There is a lot of talk about the possible naturalization of Joel to come and play for the France national team. Is this something he has already discussed with you?
Bret Brown: We haven’t talked about it between us, but I know it’s a possibility for him. Do you think a frontcourt with Joel, Rudy Gobert and the very tall kid coming up (Victor Wembanyama, editor’s note) would be good or not (laughs)?
A little prediction for the playoffs?
Bret Brown: I’m not as into the regular season as I was when I was a coach, obviously, but I do enough to stay connected with what’s going on. I follow the playoffs and I love them. I had the chance to play 5 NBA Finals with San Antonio and win 4 thanks to Pop. It’s an unimaginable experience. As for predictions, I try not to make any because that would be insulting the work of a former collaborator or friend, it’s a dangerous game (laughs).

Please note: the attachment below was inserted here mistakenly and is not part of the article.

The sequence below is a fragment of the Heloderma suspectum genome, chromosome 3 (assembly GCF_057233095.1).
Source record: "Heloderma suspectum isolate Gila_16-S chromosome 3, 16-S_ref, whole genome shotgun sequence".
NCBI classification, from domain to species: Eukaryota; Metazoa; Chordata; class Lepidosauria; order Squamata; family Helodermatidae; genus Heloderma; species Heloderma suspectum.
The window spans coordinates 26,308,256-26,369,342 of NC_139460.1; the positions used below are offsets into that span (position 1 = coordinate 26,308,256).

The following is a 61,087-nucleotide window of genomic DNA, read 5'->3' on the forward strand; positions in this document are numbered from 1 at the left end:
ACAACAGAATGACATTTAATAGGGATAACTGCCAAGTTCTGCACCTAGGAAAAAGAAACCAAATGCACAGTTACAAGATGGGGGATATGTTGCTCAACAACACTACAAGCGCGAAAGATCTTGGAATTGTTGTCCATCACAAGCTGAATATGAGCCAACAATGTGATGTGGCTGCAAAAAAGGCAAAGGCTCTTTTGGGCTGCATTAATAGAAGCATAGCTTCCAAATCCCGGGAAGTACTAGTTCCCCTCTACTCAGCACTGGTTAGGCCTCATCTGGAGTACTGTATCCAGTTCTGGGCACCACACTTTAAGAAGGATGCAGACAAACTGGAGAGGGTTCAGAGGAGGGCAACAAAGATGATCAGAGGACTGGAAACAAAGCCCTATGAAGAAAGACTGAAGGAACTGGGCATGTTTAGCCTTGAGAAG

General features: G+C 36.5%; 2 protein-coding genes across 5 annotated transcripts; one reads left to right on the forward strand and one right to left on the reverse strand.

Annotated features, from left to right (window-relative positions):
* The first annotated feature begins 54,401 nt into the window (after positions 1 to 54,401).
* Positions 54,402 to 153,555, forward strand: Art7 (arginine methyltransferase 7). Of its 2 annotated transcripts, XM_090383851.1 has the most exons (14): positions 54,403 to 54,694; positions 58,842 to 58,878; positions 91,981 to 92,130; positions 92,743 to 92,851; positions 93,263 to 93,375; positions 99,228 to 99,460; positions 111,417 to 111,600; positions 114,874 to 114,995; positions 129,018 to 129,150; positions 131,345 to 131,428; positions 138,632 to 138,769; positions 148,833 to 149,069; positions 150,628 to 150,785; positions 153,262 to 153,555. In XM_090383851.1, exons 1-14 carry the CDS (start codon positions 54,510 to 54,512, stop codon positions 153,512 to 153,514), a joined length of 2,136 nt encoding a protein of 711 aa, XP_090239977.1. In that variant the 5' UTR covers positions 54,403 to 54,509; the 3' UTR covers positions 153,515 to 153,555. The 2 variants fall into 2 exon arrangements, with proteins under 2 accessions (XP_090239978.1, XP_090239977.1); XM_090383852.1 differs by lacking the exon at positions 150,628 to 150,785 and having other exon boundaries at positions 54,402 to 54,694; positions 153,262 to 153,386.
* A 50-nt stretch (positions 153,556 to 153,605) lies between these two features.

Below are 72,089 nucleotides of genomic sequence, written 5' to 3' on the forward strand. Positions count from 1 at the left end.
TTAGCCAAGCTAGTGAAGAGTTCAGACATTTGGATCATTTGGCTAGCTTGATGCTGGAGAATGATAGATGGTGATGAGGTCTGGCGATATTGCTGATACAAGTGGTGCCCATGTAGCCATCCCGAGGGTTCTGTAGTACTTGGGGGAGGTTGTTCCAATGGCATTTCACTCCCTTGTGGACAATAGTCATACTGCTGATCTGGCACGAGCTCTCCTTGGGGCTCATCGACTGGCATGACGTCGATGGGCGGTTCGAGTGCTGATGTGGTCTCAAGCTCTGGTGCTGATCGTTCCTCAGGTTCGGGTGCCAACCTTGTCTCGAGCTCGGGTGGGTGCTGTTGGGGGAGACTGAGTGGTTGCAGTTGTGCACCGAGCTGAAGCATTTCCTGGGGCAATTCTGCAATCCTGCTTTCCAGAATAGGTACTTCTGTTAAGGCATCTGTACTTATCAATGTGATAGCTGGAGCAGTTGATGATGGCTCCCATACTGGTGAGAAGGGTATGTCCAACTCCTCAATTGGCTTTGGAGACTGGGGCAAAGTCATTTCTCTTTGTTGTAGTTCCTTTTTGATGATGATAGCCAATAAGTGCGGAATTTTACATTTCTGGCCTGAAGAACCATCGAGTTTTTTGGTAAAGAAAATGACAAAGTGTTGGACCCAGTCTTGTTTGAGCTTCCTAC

The Jr program NBA Coaches – Online presented by Gatorade® is hosted on OWQLO and offers 12 live virtual sessions from February to September for app users aged 16 and over in France. The next session with the former NBA coach Brett Brown will take place on Sunday, May 22. For more information, visit owqlo.com, gatorade.